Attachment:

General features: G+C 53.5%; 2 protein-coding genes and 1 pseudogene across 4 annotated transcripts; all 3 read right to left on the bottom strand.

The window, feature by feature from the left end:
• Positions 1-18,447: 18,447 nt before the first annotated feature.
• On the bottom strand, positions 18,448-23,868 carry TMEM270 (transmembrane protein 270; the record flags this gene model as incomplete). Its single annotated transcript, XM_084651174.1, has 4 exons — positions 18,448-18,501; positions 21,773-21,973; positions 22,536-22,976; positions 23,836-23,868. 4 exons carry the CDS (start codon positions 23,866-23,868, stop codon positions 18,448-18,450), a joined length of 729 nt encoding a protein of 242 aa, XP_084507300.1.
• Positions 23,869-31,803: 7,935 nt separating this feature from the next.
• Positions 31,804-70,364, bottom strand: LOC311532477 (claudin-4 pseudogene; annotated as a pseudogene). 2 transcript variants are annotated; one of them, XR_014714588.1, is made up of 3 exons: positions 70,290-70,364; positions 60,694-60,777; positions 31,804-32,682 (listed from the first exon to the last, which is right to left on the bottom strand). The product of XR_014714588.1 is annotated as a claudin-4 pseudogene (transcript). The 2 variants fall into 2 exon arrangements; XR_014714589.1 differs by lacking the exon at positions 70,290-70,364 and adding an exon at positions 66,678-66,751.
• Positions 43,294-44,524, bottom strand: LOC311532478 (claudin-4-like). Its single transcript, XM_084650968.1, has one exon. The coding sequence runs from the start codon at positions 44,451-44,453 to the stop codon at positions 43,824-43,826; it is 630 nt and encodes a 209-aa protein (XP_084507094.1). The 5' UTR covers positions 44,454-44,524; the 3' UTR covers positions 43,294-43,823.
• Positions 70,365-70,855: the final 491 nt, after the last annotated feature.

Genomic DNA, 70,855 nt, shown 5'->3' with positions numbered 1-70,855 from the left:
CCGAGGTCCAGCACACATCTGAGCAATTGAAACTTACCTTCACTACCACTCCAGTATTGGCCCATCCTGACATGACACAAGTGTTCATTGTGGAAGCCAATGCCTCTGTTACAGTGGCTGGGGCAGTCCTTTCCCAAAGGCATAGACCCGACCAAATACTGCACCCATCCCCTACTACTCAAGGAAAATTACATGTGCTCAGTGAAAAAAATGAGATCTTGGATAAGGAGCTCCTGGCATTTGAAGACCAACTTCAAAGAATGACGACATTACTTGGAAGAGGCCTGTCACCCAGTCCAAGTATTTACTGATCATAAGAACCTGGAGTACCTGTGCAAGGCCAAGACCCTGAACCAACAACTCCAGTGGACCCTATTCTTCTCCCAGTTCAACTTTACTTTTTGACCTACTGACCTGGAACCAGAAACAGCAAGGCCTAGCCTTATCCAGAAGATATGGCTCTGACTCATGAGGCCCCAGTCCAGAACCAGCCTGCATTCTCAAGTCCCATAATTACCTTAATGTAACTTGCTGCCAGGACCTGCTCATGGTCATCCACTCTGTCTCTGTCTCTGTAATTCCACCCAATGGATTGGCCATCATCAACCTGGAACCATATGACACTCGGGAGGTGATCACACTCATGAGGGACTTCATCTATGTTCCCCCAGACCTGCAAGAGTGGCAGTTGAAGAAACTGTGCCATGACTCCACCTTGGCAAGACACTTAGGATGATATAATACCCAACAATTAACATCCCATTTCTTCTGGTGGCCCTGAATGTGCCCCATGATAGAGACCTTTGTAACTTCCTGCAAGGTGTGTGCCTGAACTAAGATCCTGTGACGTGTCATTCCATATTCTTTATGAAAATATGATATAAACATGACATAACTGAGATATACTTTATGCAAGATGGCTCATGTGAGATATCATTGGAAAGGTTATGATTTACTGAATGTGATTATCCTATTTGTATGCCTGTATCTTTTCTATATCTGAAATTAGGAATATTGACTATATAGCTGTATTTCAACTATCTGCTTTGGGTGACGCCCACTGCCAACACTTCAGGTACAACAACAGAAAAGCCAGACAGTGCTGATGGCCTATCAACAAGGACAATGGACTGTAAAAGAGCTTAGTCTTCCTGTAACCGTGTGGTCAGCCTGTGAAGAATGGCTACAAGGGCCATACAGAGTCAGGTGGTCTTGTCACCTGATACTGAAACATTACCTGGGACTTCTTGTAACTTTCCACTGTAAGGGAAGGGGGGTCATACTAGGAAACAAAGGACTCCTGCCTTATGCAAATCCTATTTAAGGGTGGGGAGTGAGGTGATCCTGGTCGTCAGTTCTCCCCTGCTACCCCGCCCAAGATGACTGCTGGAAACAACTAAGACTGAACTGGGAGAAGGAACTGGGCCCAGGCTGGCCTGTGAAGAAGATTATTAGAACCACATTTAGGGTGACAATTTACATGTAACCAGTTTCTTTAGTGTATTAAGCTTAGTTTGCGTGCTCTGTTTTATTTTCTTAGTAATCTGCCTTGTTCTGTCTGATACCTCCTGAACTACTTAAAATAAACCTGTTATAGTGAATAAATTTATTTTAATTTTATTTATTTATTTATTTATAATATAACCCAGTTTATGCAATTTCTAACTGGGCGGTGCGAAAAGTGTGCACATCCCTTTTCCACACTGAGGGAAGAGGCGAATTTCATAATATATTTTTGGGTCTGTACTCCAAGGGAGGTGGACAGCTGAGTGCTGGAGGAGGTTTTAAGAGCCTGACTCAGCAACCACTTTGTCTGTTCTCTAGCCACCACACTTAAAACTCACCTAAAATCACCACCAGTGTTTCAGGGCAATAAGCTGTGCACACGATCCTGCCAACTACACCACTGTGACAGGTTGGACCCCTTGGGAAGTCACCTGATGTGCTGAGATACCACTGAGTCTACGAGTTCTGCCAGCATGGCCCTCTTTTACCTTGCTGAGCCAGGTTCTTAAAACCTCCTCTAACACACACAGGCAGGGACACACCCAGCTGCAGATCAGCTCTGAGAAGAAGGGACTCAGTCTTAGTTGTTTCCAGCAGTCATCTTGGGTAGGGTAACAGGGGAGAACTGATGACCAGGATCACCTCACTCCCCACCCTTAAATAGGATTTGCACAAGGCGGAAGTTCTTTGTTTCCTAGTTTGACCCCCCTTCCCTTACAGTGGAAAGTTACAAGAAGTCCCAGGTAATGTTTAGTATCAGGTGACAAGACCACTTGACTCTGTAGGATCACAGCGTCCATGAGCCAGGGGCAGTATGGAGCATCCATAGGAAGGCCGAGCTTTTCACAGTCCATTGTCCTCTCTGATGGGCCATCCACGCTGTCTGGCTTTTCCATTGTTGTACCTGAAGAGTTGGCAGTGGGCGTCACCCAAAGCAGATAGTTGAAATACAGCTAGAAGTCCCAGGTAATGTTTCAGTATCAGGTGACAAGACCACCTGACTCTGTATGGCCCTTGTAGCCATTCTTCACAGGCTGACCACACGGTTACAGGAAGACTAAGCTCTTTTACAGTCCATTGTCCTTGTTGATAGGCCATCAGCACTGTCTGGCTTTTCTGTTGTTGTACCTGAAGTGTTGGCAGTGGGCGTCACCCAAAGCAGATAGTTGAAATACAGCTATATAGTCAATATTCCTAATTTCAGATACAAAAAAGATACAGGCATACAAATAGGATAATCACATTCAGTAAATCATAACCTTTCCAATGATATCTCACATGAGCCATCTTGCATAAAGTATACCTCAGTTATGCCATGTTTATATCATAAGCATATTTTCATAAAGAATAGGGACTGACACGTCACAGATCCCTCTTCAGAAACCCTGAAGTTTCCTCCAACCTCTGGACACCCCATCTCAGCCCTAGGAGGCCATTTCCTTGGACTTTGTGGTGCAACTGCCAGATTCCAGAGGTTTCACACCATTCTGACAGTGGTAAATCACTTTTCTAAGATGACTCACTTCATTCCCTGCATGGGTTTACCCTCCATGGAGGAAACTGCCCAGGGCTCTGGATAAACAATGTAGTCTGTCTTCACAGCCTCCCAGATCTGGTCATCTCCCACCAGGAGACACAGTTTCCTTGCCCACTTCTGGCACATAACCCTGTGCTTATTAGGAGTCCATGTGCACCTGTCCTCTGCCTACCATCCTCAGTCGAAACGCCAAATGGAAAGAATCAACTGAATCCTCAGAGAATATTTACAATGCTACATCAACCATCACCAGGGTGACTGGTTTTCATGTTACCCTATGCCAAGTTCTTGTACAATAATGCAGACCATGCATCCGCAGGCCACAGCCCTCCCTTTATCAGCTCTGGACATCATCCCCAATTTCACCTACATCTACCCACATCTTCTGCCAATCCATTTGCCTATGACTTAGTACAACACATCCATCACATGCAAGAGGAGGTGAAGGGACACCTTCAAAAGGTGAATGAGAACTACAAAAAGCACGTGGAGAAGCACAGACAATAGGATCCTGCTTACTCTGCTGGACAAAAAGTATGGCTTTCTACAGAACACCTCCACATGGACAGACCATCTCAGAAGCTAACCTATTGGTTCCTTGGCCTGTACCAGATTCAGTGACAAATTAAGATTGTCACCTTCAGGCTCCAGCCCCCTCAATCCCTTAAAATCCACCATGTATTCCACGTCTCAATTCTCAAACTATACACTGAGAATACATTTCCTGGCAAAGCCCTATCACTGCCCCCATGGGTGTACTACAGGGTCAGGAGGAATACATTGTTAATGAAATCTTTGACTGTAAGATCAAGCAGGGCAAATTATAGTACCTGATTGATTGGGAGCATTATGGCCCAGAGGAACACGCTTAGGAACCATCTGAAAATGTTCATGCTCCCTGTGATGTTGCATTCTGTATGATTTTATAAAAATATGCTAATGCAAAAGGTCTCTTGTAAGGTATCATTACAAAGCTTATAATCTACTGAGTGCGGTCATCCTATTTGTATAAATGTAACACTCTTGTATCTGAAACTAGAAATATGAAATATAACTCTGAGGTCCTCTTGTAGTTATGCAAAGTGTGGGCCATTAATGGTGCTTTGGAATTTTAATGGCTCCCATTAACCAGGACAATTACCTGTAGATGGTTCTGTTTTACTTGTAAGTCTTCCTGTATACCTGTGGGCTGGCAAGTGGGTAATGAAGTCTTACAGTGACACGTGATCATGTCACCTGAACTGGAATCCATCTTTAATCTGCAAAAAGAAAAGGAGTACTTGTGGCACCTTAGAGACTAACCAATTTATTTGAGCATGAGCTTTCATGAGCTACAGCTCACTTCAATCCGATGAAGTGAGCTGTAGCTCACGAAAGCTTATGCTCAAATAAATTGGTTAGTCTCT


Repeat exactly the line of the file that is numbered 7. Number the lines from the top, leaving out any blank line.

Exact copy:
• Positions 43,294-44,524, bottom strand: LOC311532478 (claudin-4-like). Its single transcript, XM_084650968.1, has one exon. The coding sequence runs from the start codon at positions 44,451-44,453 to the stop codon at positions 43,824-43,826; it is 630 nt and encodes a 209-aa protein (XP_084507094.1). The 5' UTR covers positions 44,454-44,524; the 3' UTR covers positions 43,294-43,823.